Snot Rocket to Paradise



Iíve been sitting at the side of the road for three hours with a chicken pecking selectively at the ground. She takes no note of the sun slicing up the hard grass our side of the fence. Pekka and his wife with an incomprehensible Finnish name sit separately in their own havens of shade. I hunch against the fence with my mouth gaped open like a trout. A sinus infection has grabbed me by the head and hasnít stopped squeezing since last night.
Weíre waiting for the bus to El Nido, the northern tip of Palawan. The teens in hammocks, selling soft drinks havenít moved much since we arrived and subsequently reassured each other we were going to the same location. Midday heat and my increasing need to excuse myself to blow snot rockets into a bush extinguished my conversation with the Finnish duo. Occasionally the sound of a bus breaks our congested silence, its human cargo spilling out the windows and clinging to the roof. They come to a screeching, shaky halt and inevitably move on; they are not for El Nido.
So here I am, sitting with my bent knees apart in order to drain the painful consequences of my infection onto the hard grass. The heat expedites liquid from my nostrils and skin, and my head feels like a bowling ball. The infection has settled behind my eyes, cheeks, and forehead, and presses back every time I wipe sweat from my face with the bone of my wrist. I ran out of tissue before we arrived here and water shortly after. The close scent of salty mucus nauseates my stomach. Without tissue and too raw to use leaves, I gently blow onto the ground between my knees; it hurts the bridge between my nose and nasal cavity. A thick bead of sweat disengages from my back and rolls down into the waistband of my shorts. I am disgusting.
A gentle breeze precedes a big green bus -- no one on the roof. A man leans out the side door and Pekka runs toward him yelling, ďEl Nido?Ē Pekka turns to flag us on. Finally, our bus.
ďNo seat,Ē the teenage boy with a fanny pack tells us. My chest sinks. I dab under my nose with my forearm. ďStand.Ē We agree, thrilled to be on our way.
We push through the knees and elbows of lanky tourists wearing bathing suits, baggy tank tops and wide-rimmed, neon sunglasses. Fanny pack teen hits the metal door when it closes and the wheels groan into motion. We put our backpacks between our feet in the slim aisle. The bus rocks back and forth with each gear change, side to side with each turn, hard wind hitting us with dust. Iím gripping a railing above my head for support, pressing against it to keep my open armpit away from the mother and her toddler in front of me, pulling toward it when the back of my cold, wet shirt presses against a manís shoulder.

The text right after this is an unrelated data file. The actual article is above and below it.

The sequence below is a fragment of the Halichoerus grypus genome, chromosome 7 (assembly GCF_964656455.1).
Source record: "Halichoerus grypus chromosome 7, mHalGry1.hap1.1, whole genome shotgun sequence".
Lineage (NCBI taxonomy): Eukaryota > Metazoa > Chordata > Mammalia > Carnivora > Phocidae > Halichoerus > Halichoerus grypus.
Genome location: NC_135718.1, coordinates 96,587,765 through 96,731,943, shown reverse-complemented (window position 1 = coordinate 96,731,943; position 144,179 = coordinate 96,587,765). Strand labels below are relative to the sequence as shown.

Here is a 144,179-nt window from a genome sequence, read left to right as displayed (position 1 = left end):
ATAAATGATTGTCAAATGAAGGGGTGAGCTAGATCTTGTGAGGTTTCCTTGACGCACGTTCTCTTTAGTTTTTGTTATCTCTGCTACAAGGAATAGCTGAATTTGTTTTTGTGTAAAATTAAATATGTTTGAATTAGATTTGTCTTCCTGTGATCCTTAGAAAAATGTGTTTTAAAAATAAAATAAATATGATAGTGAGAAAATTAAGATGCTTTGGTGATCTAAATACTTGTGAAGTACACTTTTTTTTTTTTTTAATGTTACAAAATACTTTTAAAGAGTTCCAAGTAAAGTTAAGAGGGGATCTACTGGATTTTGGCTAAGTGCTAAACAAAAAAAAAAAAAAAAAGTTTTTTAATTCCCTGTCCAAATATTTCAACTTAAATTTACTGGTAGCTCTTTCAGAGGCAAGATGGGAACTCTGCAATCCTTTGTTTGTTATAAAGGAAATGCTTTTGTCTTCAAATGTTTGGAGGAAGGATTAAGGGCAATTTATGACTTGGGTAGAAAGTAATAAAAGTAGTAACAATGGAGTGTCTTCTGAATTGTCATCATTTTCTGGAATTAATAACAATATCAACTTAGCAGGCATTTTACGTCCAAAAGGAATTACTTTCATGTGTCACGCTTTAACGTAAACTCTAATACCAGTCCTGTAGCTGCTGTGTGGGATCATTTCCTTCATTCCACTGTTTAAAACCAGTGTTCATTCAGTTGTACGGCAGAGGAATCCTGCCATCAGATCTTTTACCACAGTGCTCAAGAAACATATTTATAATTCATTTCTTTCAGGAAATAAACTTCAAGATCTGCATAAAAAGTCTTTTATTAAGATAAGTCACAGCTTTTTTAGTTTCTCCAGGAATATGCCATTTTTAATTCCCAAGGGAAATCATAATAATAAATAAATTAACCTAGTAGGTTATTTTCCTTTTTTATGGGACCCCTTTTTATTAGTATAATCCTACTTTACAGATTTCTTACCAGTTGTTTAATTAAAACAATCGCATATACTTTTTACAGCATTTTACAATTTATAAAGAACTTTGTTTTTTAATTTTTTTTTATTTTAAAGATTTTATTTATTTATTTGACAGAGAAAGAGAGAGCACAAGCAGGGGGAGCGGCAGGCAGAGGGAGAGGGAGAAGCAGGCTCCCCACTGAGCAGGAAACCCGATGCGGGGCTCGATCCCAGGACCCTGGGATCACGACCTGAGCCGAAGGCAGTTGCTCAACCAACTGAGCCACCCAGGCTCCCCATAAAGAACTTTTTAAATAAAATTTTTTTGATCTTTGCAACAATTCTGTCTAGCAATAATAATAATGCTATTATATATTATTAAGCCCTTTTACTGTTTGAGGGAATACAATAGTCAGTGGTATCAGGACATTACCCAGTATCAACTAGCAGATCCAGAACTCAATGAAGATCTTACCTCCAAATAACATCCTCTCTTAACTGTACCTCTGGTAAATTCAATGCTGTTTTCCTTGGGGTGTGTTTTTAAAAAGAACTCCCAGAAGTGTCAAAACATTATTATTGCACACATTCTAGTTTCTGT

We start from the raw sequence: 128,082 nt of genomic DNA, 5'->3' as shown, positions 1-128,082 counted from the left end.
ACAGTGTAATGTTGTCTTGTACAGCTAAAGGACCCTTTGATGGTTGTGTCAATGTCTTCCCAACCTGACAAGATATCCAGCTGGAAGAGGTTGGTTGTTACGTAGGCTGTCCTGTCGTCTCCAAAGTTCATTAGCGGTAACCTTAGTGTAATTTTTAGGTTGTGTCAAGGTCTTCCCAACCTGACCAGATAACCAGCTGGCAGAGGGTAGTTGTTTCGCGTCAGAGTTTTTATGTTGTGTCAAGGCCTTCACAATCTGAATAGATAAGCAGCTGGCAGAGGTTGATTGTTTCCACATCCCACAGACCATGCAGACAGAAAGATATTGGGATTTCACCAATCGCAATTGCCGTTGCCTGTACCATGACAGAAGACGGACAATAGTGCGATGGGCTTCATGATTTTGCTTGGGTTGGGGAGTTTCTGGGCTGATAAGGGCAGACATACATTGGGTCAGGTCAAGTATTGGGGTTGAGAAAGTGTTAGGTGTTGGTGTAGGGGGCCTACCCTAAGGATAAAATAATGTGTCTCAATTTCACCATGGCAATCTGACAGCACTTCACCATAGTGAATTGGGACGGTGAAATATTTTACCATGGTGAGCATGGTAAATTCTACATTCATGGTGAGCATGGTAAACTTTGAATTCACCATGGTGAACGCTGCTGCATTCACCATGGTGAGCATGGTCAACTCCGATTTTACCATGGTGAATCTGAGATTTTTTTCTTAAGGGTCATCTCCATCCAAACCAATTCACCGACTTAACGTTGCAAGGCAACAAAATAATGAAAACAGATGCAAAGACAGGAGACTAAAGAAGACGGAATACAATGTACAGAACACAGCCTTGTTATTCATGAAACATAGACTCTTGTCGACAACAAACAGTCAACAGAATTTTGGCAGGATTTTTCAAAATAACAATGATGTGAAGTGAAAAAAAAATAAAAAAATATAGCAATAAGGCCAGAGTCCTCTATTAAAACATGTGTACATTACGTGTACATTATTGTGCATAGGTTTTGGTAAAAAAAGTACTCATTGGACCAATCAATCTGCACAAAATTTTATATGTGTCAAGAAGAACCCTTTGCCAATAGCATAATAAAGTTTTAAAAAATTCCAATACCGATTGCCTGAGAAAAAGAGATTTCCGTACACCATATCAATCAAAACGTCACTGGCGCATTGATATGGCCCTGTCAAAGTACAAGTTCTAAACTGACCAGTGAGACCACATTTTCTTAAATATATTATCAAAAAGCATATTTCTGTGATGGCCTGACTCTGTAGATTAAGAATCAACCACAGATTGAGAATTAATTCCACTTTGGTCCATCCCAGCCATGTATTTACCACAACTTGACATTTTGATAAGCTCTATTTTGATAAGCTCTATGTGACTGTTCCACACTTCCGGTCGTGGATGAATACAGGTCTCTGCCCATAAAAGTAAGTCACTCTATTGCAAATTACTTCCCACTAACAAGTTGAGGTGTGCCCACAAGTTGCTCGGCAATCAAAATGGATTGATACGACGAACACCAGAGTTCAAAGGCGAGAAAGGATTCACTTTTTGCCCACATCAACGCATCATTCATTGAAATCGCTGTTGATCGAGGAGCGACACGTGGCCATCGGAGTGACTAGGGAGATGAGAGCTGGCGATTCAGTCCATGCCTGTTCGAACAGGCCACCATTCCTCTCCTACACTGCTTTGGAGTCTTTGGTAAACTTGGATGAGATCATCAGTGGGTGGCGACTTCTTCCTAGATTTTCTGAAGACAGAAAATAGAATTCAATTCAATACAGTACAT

Weekend top thirty music plays above the seats. The motion seems to aid in the dislodging process happening in my sinuses. I donít even regard it until two streams dampen my upper lip. Iíve been dabbing at the clear, unstoppable wonder of my infection with the sleeves of my shirt. I take the loud gear change as an opportunity to hide the ugly action of using my neckline as a tissue. Itís supposed to take five hours to reach El Nido. Iím lightheaded and the reachable parts of my shirt are already soaked or slimy with cooling sweat or mucus. I wish I could disappear. I wish I could lie down. I wish I could stop breathing through my mouth.

A touch on my arm as the bus slows for a stop. A young Filipina extends a decorated handkerchief. Her expression is sympathetic, self conscious. Gratitude warms my chest. It hurts to unclench my bloodless fingers from the rail, but I accept it with a tired smile.
Thank you, I lipped. ďThank you.Ē My voice cracked, my throat tight with emotion.
She and her friend get off and Pekkaís wife and I sit in their warm imprints. I hold that handkerchief against my face -- protection from the wind and embarrassment, a place to put the salty, metallic mucus. I rest my head against the jarring windowsill, press the handkerchief over my nose and mouth and fall asleep. I reach El Nido three short hours later.



G Snyder

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